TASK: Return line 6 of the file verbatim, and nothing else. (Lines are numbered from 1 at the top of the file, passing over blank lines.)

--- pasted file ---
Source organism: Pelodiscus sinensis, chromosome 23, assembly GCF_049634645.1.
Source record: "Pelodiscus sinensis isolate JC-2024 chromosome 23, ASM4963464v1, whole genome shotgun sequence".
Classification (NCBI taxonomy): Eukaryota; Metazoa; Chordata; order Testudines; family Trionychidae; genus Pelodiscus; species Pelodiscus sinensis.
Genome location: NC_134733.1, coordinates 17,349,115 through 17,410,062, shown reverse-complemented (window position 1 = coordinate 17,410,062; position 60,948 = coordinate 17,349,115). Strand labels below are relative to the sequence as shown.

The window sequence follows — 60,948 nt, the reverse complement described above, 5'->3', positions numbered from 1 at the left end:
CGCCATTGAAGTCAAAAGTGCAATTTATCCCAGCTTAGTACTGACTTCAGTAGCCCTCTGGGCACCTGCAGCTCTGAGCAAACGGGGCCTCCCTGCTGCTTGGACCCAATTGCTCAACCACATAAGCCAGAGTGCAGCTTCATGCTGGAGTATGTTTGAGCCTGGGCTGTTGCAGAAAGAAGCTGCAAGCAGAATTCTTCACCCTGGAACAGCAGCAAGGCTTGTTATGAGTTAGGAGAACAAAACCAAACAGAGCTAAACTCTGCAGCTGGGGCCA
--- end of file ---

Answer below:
CGCCATTGAAGTCAAAAGTGCAATTTATCCCAGCTTAGTACTGACTTCAGTAGCCCTCTGGGCACCTGCAGCTCTGAGCAAACGGGGCCTCCCTGCTGCTTGGACCCAATTGCTCAACCACATAAGCCAGAGTGCAGCTTCATGCTGGAGTATGTTTGAGCCTGGGCTGTTGCAGAAAGAAGCTGCAAGCAGAATTCTTCACCCTGGAACAGCAGCAAGGCTTGTTATGAGTTAGGAGAACAAAACCAAACAGAGCTAAACTCTGCAGCTGGGGCCA